Write up about the Conference
The Pan –Asian Conference held December 5-7, 2013 was entitled Teaching and Innovation in Language Education. It featured three main speakers: Stephen Krashen, Huw Jarvis and Kevin Cleary.
Viewed in the context of globalization and the fast-paced information technology, multi-lingualism is a must – meaning in the context of literacy, one should be literate at least in three languages – one, in one’s own tribal language or mother tongue for identity; two, one’s country language for unity with one’s countrymen; and three, knowledge of English as a global language to keep up with the modern and post-modern events. Added to this is the importance of the Information Communication Technology (ICT) in language use and teaching techniques to enhance communication and facilitate learning. The Conference also emphasized the need to develop, among learners and teachers, 21st century skills like creativity, problem solving, critical thinking, decision-making and learning to develop learner autonomy; working harmoniously with others; ICT literacy; life and career; personal and social responsibility and citizenship. This is being targeted in view of the Millennium Development Goals (MDGs) set by different signatory countries, one of which is education for all. PALT had this conference with the theme Tradition and Innovation in Language Education, to push further the changes needed.
- Mother tongue-based multi-lingual education (MTB-MLE) in the K-12 curriculum
- World Englishes
- Use of multi-media, multi-level and multi-text types to develop functional literacy
- Multi-tasks and strategy training for learner autonomy
- Interactive and collaborative tasks to develop oral communication skills
- Face-to-face and online computer-assisted language learning
- Extrospective and introspective measures to evaluate language proficiency
- Top-down discourse approach to develop reading and writing skills
- Shifting from the traditional goal-centered input-based education (IBE) approach to the learner-centered outcome-based education (OBE) in designing language plans and programs’
- Language education policies in multi-lingual societies
- Classroom and action research
- Innovative language teacher education programs
Stephen Krashen (University of Southern California, USA)
Language acquisition scholar
Huw Jarvis (University of Salford, UK)
Language teaching and learning expert
Kevin Cleary (Tokyo Medical and Dental University, Japan)
Language teacher development leader
and other scholars from Africa, Asia, and North America
Feedback on paper presented
Participants were very much attentive to the use of qualitative research in the study, particularly the use of ‘narratives’ which presented the actual phenomenon and experiences of respondents who are all survivors of domestic violence. They inquired on the validity of the subjects’ capacity to create meanings from out of their experiences. The paper presenter told them, what could be more valid than the real and actual experiences that transpired which became part of the survivors’ process of healing from the violent experiences.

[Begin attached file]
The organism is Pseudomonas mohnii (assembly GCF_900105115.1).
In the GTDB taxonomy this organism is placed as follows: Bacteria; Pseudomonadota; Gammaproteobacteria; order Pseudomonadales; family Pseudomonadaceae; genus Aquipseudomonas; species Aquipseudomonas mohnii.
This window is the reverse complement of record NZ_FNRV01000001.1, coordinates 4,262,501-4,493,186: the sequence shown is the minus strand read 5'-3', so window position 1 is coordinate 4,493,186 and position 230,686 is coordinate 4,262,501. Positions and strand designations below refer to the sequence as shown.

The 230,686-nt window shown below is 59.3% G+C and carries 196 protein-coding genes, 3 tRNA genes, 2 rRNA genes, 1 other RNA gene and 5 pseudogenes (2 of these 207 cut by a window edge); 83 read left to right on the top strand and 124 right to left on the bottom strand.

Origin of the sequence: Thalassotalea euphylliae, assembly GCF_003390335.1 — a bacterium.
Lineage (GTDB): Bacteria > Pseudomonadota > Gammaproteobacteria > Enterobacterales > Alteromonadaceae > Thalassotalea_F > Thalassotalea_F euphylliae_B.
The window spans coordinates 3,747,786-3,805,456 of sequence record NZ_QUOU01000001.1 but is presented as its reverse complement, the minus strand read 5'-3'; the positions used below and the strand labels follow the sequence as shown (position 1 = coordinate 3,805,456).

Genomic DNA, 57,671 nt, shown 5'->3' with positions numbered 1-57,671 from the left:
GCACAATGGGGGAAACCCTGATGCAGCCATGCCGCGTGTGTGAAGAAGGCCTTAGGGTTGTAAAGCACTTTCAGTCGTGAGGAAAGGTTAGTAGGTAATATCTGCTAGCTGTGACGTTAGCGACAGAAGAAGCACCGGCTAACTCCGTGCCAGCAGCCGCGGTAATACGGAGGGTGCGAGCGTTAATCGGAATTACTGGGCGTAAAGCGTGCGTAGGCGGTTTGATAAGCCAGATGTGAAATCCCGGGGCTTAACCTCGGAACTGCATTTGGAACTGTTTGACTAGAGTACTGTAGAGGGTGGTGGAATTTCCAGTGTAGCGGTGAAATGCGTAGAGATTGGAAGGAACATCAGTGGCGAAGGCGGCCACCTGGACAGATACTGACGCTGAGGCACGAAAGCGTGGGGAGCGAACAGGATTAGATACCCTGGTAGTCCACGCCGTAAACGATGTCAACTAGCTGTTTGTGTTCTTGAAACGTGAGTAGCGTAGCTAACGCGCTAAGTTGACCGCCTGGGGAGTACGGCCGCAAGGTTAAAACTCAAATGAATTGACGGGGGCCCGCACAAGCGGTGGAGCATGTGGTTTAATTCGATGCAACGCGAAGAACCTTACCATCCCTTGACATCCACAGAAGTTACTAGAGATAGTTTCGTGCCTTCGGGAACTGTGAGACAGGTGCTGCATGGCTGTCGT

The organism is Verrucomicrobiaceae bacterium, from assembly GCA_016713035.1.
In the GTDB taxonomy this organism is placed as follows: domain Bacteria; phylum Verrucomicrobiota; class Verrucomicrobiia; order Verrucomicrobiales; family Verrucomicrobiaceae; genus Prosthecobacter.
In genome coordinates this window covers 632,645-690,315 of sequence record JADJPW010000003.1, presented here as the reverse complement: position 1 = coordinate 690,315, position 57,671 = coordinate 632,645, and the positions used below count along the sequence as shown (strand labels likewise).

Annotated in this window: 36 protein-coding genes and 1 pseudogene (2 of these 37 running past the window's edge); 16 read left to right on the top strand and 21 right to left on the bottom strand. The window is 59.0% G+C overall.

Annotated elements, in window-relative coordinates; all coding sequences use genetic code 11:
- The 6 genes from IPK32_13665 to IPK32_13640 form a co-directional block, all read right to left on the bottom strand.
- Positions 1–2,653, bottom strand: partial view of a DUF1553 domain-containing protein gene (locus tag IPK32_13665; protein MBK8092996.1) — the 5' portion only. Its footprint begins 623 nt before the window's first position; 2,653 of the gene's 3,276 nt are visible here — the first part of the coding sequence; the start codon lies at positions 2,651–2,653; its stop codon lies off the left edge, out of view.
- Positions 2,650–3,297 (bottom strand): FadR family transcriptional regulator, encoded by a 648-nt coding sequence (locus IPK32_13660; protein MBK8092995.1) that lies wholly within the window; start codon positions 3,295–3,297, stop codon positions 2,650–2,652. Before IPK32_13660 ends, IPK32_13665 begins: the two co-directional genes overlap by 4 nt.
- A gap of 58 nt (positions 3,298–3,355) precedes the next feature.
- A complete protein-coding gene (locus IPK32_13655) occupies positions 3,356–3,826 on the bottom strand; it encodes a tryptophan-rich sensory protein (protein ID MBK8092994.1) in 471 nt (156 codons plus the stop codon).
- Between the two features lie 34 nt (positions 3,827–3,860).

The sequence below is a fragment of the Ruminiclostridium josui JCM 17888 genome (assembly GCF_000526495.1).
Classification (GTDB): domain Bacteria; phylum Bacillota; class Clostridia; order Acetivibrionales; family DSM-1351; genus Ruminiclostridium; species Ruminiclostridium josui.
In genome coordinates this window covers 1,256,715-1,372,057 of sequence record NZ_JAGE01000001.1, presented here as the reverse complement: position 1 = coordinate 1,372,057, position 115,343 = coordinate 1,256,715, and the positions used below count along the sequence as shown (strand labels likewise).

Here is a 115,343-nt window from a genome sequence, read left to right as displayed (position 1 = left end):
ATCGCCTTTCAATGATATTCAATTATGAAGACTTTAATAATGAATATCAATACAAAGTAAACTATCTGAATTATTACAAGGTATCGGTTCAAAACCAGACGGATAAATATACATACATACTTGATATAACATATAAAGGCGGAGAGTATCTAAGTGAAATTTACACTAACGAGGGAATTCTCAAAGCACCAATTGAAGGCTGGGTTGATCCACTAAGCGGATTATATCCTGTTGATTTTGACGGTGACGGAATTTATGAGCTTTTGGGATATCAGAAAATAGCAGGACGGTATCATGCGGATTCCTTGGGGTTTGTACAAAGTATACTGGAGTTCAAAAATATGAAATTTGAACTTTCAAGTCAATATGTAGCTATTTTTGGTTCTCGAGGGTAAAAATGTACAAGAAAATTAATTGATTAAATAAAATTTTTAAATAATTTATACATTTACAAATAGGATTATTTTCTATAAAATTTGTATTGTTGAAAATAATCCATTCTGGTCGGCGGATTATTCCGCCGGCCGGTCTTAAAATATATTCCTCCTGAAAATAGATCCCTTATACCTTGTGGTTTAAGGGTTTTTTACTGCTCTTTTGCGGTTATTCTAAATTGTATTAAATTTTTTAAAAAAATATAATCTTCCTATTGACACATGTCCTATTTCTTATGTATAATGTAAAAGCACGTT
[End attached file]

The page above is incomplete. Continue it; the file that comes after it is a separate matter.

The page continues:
Future directions of research presented
The paper was published in the PALT journal 52nd issue December of 2012. The Philippine Journal for Language Teaching is a double-blind refereed journal of the Philippine Association for Language Teaching (PALT), Inc.
Potential foreign collaborators
Dr. Ali S. Alghonaim of Qassim University in the Kingdom of Saudi Arabia tried to link with some universities present to form a pool of language teachers for their school.
Other important contacts and insights
Dr. Marlyn Arbes of the Mindanao State University who presented a research on certain indigenous tribe in Mindanao, together with me realized the value of narratives as a form of research tool to capture cultural highlights and the deep-level stories of their lives and how they make meanings to their engagements with the modernizing world.
Short write-up of one’s participation (to be used to feature/publicize the grantee’s participation in the conference)
I presented a paper entitled “LENGGWAHE, PAGLALAHAD AT PAGHIHILOM” which is an extract from my dissertation in Philippine Studies in the University of the Philippines. The paper shows the importance of language as an instrument of communication, tool for narrating one’s experiences and expressing one’s thinking and feelings from these experiences. The experiences referred to are ‘healing processes’ of 12 selected women survivors of domestic violence, how they coped and how they turned around their lives in order to find justice and peace of mind. Using three theories: theory of linguistics, psychosocial theory, and pedagogy theory, the research findings showed there are different faces of healing, as a process. Healing has subjective meanings, there is no one mark when healing starts and how one becomes fully healed. The varying narratives provide the quality in the stories told, having differing contexts, which validate and strengthen their experiences.